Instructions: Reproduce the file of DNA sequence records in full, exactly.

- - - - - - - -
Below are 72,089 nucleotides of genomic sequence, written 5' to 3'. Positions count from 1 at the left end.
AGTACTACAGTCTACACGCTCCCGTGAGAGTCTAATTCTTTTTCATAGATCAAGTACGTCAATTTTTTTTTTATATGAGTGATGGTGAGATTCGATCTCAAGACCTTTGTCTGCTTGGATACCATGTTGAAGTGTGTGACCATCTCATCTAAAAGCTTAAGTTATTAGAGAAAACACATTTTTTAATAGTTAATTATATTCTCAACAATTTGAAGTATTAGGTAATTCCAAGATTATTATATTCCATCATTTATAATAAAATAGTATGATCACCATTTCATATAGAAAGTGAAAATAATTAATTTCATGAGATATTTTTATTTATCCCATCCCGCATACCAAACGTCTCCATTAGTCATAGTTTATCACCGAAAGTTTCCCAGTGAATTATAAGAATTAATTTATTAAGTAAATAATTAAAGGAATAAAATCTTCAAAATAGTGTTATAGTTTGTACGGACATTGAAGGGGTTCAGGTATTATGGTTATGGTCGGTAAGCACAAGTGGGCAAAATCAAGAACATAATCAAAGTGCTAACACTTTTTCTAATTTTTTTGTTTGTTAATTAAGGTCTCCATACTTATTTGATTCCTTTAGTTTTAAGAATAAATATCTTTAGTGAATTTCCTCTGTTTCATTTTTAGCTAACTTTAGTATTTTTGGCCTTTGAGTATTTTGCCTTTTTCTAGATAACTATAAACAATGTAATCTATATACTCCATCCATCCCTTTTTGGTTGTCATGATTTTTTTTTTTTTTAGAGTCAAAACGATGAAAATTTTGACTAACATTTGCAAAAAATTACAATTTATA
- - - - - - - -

Below are 72,089 nucleotides of genomic sequence, written 5' to 3'. Positions count from 1 at the left end.
AGTACTACAGTCTACACGCTCCCGTGAGAGTCTAATTCTTTTTCATAGATCAAGTACGTCAATTTTTTTTTTATATGAGTGATGGTGAGATTCGATCTCAAGACCTTTGTCTGCTTGGATACCATGTTGAAGTGTGTGACCATCTCATCTAAAAGCTTAAGTTATTAGAGAAAACACATTTTTTAATAGTTAATTATATTCTCAACAATTTGAAGTATTAGGTAATTCCAAGATTATTATATTCCATCATTTATAATAAAATAGTATGATCACCATTTCATATAGAAAGTGAAAATAATTAATTTCATGAGATATTTTTATTTATCCCATCCCGCATACCAAACGTCTCCATTAGTCATAGTTTATCACCGAAAGTTTCCCAGTGAATTATAAGAATTAATTTATTAAGTAAATAATTAAAGGAATAAAATCTTCAAAATAGTGTTATAGTTTGTACGGACATTGAAGGGGTTCAGGTATTATGGTTATGGTCGGTAAGCACAAGTGGGCAAAATCAAGAACATAATCAAAGTGCTAACACTTTTTCTAATTTTTTTGTTTGTTAATTAAGGTCTCCATACTTATTTGATTCCTTTAGTTTTAAGAATAAATATCTTTAGTGAATTTCCTCTGTTTCATTTTTAGCTAACTTTAGTATTTTTGGCCTTTGAGTATTTTGCCTTTTTCTAGATAACTATAAACAATGTAATCTATATACTCCATCCATCCCTTTTTGGTTGTCATGATTTTTTTTTTTTTTAGAGTCAAAACGATGAAAATTTTGACTAACATTTGCAAAAAATTACAATTTATA